UK telecom-turned-web company Cable & Wireless claims demand for internet-based services is on a steadily upward curve despite turbulence in many key global markets.
C&W has gambled on a massive surge in business use of Internet Protocol (IP) and other data technologies, shedding consumer-focused operations around the world to concentrate on serving corporate customers.
Unveiling pre-tax profits of £3.4bn for the year to March, C&W said IP and data traffic now accounts for almost half the revenue of its global operating division, the core internet business that has seen strong demand for more — and increasingly complex — services.
As well as providing access to its global internet backbone, C&W wants to offer business customers a range of e-commerce and other web-based services.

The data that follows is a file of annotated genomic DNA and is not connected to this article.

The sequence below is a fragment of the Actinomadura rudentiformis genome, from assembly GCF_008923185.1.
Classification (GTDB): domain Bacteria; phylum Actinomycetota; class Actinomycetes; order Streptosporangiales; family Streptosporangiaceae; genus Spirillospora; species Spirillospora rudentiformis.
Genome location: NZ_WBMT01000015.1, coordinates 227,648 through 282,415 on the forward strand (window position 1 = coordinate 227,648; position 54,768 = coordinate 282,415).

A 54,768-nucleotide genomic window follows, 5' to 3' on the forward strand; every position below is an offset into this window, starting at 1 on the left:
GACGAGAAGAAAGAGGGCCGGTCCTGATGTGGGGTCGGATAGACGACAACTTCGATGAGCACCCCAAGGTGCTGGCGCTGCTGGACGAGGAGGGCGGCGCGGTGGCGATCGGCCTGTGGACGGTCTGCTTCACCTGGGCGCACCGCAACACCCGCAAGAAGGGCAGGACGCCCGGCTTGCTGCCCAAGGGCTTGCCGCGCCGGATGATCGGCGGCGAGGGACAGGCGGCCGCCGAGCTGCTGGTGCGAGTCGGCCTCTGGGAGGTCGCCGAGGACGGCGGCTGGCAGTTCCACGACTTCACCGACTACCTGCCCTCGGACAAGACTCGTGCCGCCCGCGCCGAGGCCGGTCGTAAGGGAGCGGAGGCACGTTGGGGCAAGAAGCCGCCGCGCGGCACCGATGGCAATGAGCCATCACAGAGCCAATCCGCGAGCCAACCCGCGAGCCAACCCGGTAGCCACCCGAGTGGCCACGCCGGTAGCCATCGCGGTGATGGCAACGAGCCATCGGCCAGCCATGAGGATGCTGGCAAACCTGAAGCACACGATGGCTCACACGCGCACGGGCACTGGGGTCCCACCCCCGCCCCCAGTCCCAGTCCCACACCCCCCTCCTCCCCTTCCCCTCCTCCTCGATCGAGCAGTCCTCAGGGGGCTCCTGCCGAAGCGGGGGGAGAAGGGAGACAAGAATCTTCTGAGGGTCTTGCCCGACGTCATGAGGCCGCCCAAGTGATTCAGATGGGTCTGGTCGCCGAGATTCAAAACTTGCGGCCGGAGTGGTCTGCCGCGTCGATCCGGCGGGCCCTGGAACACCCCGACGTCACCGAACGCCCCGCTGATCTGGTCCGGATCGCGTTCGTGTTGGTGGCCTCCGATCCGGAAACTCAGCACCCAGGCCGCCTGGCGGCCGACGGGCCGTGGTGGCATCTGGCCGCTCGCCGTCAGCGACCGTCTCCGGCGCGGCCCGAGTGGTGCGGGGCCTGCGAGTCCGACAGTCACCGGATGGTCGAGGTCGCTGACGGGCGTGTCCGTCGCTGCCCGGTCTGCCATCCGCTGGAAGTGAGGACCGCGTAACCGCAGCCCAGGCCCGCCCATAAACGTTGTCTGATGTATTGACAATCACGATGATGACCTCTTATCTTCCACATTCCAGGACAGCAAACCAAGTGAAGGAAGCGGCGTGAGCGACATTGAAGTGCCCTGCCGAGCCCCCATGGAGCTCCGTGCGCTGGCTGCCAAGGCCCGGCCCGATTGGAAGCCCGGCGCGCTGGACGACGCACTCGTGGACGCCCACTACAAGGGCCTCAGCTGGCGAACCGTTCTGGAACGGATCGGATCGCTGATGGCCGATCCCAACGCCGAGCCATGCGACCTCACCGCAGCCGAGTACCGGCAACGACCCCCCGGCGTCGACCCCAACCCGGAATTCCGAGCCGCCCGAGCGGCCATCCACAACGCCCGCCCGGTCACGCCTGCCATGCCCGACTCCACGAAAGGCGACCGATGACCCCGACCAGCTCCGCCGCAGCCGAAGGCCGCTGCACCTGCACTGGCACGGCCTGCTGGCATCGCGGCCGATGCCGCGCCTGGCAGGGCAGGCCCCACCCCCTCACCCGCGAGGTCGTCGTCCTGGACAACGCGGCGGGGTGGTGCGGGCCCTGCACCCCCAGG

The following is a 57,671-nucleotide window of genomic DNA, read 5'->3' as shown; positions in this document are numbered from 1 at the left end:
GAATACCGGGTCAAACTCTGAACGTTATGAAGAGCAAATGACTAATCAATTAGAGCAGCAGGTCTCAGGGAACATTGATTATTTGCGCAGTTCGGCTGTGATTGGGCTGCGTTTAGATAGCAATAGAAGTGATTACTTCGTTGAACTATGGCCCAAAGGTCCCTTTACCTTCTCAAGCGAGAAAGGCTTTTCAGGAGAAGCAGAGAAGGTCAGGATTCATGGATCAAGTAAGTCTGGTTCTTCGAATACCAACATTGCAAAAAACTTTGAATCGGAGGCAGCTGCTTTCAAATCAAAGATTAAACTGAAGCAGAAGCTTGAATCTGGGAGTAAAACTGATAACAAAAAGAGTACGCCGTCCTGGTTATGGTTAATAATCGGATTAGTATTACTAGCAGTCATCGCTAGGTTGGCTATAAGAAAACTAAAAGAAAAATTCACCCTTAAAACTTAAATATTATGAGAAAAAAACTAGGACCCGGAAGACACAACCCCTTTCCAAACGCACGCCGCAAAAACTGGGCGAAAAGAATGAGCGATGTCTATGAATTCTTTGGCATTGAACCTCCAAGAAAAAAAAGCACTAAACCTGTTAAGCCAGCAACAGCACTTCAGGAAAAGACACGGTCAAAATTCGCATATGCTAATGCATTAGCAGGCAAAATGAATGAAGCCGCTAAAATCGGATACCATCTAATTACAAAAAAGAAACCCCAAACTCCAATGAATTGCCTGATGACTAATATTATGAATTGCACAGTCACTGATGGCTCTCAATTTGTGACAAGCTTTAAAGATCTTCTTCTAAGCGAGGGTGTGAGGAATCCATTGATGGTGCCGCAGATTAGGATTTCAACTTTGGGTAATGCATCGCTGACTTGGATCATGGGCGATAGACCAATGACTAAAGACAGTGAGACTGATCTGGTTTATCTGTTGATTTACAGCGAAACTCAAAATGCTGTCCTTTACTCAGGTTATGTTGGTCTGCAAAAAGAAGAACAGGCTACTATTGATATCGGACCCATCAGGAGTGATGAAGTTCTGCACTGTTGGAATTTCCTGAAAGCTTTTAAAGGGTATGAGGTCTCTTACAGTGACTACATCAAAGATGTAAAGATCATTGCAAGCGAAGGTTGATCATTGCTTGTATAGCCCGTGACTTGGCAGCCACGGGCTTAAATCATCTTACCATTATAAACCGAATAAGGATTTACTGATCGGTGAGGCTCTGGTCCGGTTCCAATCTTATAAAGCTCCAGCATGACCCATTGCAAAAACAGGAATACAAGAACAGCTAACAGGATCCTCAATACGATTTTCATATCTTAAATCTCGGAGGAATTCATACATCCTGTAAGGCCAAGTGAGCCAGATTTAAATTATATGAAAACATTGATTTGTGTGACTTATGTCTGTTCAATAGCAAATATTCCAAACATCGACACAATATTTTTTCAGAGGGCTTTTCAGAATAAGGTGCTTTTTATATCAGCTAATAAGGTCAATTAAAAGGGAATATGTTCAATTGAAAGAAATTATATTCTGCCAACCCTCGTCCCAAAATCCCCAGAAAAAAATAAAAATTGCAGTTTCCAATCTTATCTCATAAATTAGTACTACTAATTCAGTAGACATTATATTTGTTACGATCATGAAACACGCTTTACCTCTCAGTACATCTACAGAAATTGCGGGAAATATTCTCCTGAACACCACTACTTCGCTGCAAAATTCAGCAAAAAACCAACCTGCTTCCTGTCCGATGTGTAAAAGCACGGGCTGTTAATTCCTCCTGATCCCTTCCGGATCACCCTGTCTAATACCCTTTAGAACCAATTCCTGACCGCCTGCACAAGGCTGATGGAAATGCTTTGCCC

As part of this strategy it has embarked on what is claimed to be the telecoms industry’s largest Voice over IP (VoIP) programme, replacing its old network with one able to support voice, data and IP applications simultaneously.
C&W said that when it is completed in three years’ time, the VoIP network will give companies access to a range of new e-business applications such as advanced video conferencing.
The sale of large business interests around the world has allowed C&W to build up a £7bn war chest. Chief executive Graham Wallace has come under fierce pressure to either spend the money or return it to investors, who are already reeling from the fall in share price which followed a profits warning earlier this year.
C&W recently spent $340m buying Digital Island, a US company specialising in managed internet services for business customers.
Wallace said the company would look for further acquisitions, particularly in the US, at a time when the depression of high-tech stocks could leave some bargain buys available.